Born c. 466
A mericans look to George Washington as the father of their country; but Clovis, who lived more than twelve hundred years before Washington, was the father of the French nation. He was the first significant king of the Franks, a tribe that gave its name to the entire country; and even more important, he was the first notable ruler in Western Europe following the fall of the Western Roman Empire in 476. Clovis succeeded in gaining the blessing of the Christian church in Rome, which was eager to ally itself with a new leader after the fall of the empire. He also united the peoples of what is now France and surrounding areas, establishing the foundations of the medieval political order.
Gaul and the Franks
In ancient times, France was known as Gaul, an important province of the Roman Empire. But as Roman power began to fade, the western portion of the empire was overrun by various tribes that the Romans described as all related to one another—Germanus in Latin. These Germanic peoples were highly uncivilized compared to the Romans, who described them as barbarians; but this did not mean that the "barbarians" were incapable of wisdom, as Clovis's career illustrates.
Clovis came from the branch of the Franks known as the Salians, who lived along the northern coast of France. Along the Rhine River, which today forms part of the boundary between France and Germany, lived another group of Franks called Ripuarians (rip-yoo-WAYR-ee-unz). In about 450, Clovis's grandfather Merovech (MAYR-uh-vesh) declared himself king of the Salians, thus establishing what came to be known as the Merovingian (mayr-uh-VIN-jee-un) dynasty.
The Merovingians sought to adopt elements of Roman civilization, which they rightly recognized as being more advanced than theirs, while retaining their distinctly Germanic culture. This was the policy of Clovis's father, Childeric (KIL-dur-ik; died c. 481), and it would be Clovis's after he took the throne at age fifteen.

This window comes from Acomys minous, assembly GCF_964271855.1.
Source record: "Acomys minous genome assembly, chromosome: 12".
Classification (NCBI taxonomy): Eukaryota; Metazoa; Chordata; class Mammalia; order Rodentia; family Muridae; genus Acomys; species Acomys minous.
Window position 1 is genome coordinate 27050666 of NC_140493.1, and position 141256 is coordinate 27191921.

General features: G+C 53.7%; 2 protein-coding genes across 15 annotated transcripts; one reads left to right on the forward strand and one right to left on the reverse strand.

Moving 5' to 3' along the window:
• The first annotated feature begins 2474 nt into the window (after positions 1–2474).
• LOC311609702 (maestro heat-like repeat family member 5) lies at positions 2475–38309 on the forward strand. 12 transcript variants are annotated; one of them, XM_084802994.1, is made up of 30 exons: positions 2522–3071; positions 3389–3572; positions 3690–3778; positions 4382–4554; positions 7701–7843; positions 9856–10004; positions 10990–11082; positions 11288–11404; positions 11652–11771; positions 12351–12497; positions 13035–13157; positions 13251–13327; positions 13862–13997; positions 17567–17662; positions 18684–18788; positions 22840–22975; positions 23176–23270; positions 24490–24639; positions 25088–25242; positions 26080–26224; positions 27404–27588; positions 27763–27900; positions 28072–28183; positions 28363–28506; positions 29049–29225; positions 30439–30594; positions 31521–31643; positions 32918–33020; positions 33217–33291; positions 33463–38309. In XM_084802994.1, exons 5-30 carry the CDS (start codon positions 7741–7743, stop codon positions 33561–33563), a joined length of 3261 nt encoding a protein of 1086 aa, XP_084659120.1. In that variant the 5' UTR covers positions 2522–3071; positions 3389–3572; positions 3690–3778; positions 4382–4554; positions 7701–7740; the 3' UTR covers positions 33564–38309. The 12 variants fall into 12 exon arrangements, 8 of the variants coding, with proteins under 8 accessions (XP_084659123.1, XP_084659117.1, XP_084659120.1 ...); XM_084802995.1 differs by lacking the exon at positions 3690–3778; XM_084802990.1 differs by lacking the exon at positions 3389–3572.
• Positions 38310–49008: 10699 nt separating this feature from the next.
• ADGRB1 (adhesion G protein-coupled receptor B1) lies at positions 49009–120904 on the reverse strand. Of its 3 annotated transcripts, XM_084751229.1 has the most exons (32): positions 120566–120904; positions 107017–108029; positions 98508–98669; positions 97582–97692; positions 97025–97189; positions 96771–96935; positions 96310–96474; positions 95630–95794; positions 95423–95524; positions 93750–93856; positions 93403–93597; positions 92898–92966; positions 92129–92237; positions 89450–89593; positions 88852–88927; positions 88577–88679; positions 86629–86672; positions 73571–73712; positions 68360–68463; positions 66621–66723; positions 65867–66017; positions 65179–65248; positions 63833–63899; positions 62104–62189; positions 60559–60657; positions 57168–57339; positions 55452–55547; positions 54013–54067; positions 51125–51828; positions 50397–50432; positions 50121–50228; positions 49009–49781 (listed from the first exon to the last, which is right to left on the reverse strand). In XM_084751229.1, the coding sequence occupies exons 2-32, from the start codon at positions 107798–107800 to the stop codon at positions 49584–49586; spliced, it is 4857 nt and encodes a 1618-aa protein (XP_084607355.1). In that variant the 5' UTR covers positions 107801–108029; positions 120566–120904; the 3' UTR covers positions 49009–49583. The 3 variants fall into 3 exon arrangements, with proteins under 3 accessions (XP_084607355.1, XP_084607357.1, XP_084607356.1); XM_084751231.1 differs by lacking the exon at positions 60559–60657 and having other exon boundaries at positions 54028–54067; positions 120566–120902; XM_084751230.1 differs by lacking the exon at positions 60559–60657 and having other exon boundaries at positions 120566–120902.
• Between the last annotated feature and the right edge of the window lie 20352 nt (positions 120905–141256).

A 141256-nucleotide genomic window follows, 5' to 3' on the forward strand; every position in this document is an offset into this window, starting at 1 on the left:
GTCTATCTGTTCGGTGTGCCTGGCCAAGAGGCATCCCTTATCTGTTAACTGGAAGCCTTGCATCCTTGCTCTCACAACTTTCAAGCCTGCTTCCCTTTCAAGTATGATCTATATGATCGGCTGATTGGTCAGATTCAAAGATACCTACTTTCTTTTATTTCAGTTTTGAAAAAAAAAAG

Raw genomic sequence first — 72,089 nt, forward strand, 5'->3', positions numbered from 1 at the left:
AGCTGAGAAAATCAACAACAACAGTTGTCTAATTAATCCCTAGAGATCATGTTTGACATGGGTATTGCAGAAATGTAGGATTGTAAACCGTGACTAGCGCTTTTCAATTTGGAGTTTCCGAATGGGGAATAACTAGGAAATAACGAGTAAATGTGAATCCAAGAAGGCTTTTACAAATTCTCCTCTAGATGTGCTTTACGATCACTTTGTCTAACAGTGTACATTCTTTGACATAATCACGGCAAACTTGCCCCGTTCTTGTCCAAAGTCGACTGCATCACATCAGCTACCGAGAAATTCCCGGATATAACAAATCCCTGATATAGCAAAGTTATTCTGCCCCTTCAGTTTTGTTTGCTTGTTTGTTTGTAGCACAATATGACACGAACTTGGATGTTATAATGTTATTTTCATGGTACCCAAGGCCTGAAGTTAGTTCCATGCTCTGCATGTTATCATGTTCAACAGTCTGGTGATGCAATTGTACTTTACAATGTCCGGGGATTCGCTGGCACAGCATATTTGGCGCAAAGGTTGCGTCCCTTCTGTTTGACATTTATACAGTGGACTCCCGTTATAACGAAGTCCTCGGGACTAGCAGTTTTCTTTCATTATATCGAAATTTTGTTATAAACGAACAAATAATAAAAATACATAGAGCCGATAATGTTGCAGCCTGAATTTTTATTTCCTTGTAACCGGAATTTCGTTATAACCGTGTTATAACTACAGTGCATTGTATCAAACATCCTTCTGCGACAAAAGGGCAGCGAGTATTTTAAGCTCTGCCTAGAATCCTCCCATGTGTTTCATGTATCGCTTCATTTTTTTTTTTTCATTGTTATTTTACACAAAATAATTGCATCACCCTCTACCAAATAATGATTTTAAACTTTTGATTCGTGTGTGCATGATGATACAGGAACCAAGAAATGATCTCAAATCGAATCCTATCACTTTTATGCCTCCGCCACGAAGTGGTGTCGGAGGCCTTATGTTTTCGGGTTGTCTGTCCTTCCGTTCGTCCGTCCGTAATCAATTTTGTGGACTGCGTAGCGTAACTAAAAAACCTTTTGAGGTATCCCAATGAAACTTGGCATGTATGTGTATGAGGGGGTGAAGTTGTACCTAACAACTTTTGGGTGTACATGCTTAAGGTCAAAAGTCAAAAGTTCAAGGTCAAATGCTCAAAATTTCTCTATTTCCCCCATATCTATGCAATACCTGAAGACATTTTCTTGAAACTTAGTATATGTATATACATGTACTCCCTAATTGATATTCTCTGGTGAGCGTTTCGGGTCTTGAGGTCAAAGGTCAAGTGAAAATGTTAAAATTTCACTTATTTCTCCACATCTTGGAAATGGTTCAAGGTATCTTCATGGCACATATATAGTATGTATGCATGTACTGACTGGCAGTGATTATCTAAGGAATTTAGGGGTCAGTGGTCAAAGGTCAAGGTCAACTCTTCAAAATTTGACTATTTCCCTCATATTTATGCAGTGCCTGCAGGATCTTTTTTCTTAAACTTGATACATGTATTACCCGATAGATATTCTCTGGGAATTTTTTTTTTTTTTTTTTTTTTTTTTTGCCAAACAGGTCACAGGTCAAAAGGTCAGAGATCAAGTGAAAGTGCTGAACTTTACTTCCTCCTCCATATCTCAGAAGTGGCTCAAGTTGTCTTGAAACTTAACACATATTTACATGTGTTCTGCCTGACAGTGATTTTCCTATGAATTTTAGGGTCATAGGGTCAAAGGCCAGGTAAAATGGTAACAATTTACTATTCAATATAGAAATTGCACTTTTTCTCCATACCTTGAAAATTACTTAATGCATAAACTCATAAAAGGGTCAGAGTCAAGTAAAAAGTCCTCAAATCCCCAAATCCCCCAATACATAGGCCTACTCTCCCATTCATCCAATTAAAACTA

The young king and warrior
Young Clovis quickly proved his abilities as a leader, uniting the Salian and Ripuarian Franks and annexing territories to build a kingdom that included much of what is now France, Belgium, Luxembourg, the Netherlands, and western Germany. He achieved this partly through warfare, but partly through skillful negotiation, which set him apart from many "barbarian" kings who preceded him. Whereas his predecessors had typically slaughtered all the inhabitants of an area, Clovis allowed them to live, which was actually in his best interests: not only did he win their good will, but his kingdom acquired new taxpayers who added to its wealth.
One of the greatest conquests of his early career was his victory over a lingering Roman stronghold in Gaul. A group of Roman citizens had gathered under the leadership of Syagrius (sy-AG-ree-us; c. 430–486), who was destined to be the last Roman governor of the region. Near the town of Soissons (swah-SAWn) in 486, twenty-year-old Clovis led his armies to victory over Syagrius, whose forces comprised mainly hired Germanic warriors rather than Romans. Later, Clovis had Syagrius executed.
Marriage to Clotilde
Five years later, in 491, Clovis defeated the Thuringians (thur-IN-jee-unz), a Germanic people who had formerly controlled a large region to the northeast of his own kingdom. Thus he added enormous lands to his growing empire. Around this time, he sent representatives to the court of the Burgundians, yet another Germanic tribe who controlled an area in southeastern France. These visitors were there not to make war, but to assess the situation among the Burgundians, and what they discovered was not good.